The UK and US are to carry out "war game" cyber attacks on each other as part of a new joint defence against online criminals.
The first exercise, a staged attack on the financial sector, will take place later this year, Downing Street said.
The "unprecedented" arrangement between the two countries was announced by Prime Minister David Cameron ahead of talks with US President Barack Obama.
The two men discussed a range of other issues, including counter-terrorism.
They are holding a press conference in the Oval Office of The White House after talks lasting about an hour.
Mr Cameron has previously said in relation to cyber attacks that there should be no "means of communication" which "we cannot read".
He is expected to talk to the US president about getting companies such as Google and Facebook to allow governments to view encrypted messages.
In terms of the planned cyber war games Downing Street said they will aim to improve the flow of information between the US and UK about threats.
No 10 said agents will co-operate in "cyber cells", involving MI5 and the FBI, and they will be the first the UK has established with another country.
Speaking to BBC political editor Nick Robinson after arriving in Washington on Thursday night for a two-day visit, Mr Cameron said cyber attacks were "one of the big modern threats that we face".
The first war game will involve the Bank of England and commercial banks, targeting the City of London and Wall Street, and will be followed by "further exercises to test critical national infrastructure", Downing Street said.
Money will also be made available to train "the next generation" of cyber agents.
Analysis by Gordon Corera, BBC security correspondent
The tensions and confusions over what cyber security means are all too apparent this week.
Is it about defending corporate networks against hostile attackers of the type who targeted Sony? That's the focus of today's announcements about war-gaming and threat cells.
Or is it about getting hold of data and communications about terrorists? That seemed to be the focus earlier in the week, with briefings that the visit would focus on getting US companies to be more helpful in providing data to British authorities.
The two are different in focus and it is not yet clear how much progress on the latter the prime minister will make with a president whose relations with the tech sector are already difficult post-Snowden.
There is also some tricky overlap between the two fields, for instance on how far information should be encrypted so it cannot be read or stolen.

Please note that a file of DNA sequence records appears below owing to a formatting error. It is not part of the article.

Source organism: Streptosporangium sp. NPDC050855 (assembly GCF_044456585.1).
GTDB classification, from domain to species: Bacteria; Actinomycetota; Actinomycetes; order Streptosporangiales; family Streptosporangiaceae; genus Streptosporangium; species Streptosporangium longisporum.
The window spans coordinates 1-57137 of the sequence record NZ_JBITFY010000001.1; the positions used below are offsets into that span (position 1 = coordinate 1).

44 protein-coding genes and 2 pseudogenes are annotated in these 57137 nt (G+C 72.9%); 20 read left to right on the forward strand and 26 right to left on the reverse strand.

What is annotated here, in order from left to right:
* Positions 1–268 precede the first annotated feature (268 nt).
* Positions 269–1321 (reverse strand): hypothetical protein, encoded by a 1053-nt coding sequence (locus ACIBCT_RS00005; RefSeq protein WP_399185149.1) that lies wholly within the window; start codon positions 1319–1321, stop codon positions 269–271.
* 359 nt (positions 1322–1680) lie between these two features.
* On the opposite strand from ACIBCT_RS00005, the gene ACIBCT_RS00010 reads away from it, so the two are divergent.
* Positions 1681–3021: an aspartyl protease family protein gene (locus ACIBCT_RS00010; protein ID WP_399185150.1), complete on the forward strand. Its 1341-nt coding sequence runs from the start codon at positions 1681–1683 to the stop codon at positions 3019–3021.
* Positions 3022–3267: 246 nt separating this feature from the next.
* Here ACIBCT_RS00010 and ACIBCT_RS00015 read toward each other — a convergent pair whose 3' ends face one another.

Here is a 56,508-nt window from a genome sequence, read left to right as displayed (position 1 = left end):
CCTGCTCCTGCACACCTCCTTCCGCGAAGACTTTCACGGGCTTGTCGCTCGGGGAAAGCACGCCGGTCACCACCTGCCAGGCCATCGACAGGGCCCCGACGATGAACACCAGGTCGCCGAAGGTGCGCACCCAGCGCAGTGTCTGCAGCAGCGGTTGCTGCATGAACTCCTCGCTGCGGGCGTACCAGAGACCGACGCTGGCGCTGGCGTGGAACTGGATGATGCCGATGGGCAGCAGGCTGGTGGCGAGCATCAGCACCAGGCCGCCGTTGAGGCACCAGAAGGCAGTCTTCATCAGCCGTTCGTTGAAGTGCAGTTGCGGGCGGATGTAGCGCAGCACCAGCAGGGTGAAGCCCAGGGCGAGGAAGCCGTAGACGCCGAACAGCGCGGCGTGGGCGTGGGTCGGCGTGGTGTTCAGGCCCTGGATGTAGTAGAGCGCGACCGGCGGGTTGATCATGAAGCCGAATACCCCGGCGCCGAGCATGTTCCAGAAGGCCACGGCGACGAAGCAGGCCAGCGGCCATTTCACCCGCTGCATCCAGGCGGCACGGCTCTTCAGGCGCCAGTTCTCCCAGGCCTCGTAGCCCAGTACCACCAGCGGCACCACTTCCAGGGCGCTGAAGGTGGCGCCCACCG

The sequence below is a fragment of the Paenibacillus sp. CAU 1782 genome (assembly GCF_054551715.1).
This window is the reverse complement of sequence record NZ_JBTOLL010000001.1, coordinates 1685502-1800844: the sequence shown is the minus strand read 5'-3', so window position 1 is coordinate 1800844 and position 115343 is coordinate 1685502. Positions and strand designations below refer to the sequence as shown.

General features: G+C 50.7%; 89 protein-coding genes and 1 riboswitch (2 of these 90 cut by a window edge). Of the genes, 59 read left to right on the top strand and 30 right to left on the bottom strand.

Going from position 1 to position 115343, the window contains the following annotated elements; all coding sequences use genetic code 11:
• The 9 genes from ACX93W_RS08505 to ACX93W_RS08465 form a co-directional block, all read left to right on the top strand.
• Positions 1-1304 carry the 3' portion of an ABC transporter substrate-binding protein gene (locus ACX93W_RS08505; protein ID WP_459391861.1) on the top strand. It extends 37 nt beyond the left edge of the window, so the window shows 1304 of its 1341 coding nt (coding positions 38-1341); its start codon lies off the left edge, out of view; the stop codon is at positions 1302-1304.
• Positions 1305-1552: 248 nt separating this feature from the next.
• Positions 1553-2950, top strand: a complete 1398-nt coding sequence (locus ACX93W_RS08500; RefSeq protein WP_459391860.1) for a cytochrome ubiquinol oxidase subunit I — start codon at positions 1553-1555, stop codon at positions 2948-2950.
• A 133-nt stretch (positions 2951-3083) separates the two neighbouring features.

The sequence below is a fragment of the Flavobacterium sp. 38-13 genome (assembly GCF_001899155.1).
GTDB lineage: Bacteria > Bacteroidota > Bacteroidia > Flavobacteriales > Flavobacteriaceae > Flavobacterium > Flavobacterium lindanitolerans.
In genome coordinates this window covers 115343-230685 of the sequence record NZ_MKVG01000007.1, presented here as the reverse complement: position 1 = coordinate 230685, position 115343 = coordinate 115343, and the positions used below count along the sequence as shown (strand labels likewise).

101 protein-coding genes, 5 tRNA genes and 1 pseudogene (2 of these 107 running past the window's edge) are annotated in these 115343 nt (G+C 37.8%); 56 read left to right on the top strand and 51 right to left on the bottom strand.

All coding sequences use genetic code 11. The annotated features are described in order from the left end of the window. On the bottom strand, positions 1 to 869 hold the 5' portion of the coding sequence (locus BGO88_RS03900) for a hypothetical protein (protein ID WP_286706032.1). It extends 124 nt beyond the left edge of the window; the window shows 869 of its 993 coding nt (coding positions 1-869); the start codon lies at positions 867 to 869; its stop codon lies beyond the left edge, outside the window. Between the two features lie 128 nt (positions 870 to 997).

Encryption may foil foreign cyber spies but also stymie law enforcement.
The measures come in the wake of the recent hacking of Sony Pictures' computers and the US military's Central Command's Twitter feed, where comments were posted promoting Islamic State (IS) militants.
The cyber attack on Sony Pictures led to data being leaked from its computers exposing emails and personal details about staff and stars.
The hackers, who called themselves #GOP or Guardians of Peace, also threatened cinema chains planning to screen Sony's satirical North Korea comedy, The Interview, the plot of which involves a bid to assassinate the country's leader Kim Jong-un.
Sony initially cancelled the film's release after leading US cinema groups said they would not screen it, a move which Mr Obama later described as "a mistake".
Mr Obama has said cyber threats were an "urgent and growing danger" and unveiled domestic proposals to strengthen the law.
The UK's National Audit Office warned in 2013 that a lack of skilled workers was hampering the fight against cyber crime.
Mr Cameron said the UK was already prepared for a cyber attack, saying GCHQ had "massive expertise", but added more needed to be done.
He said: "We need to be able in extremis to interrupt the contact between terrorists.
"It's also about protecting people's data, people's finances - these attacks can have real consequences to people's prosperity."
'Beef up filters'
The BBC's technology correspondent Rory Cellan-Jones said there had been a lot of concern over Mr Cameron's inference that governments should be able to view encrypted data.
He said not only were civil rights groups worried, but major players in the technology industry said banning encrypted messages could harm British trade if UK companies were seen to be not private.
Our correspondent also told BBC Radio 4's Today programme that smaller social networking sites were just as well used by potential hackers as the well-known ones.
He said he had found an example of an exchange on the site Ask.fm which appeared to be from an IS fighter asking another user which country he should go to for weapons training.
In relation to the site being used for this type of communication Doug Leeds, the chief executive of Ask.com, which owns Ask.fm, said: "We have taken some action, and we're looking to take more, what we have done so far is beef up our filters to try and look for patterns that would suggest that this is going on."
Howard Schmidt, a former eBay and Microsoft executive, told the BBC attitudes around privacy and the right to encrypt personal data were still hotly debated in the US in light of the revelations disclosed by fugitive US intelligence leaker Edward Snowden.
Among other things, Snowden's leaks detailed the National Security Agency's practice of harvesting data on millions of telephone calls made in the US and around the world, and revealed the CIA intelligence agency had snooped on foreign leaders.
A recent report by GCHQ, the UK government's communications security agency, on the issue of cyber attacks said that more than 80% of large UK companies experienced some form of security breach in 2014, and attacks were on the rise.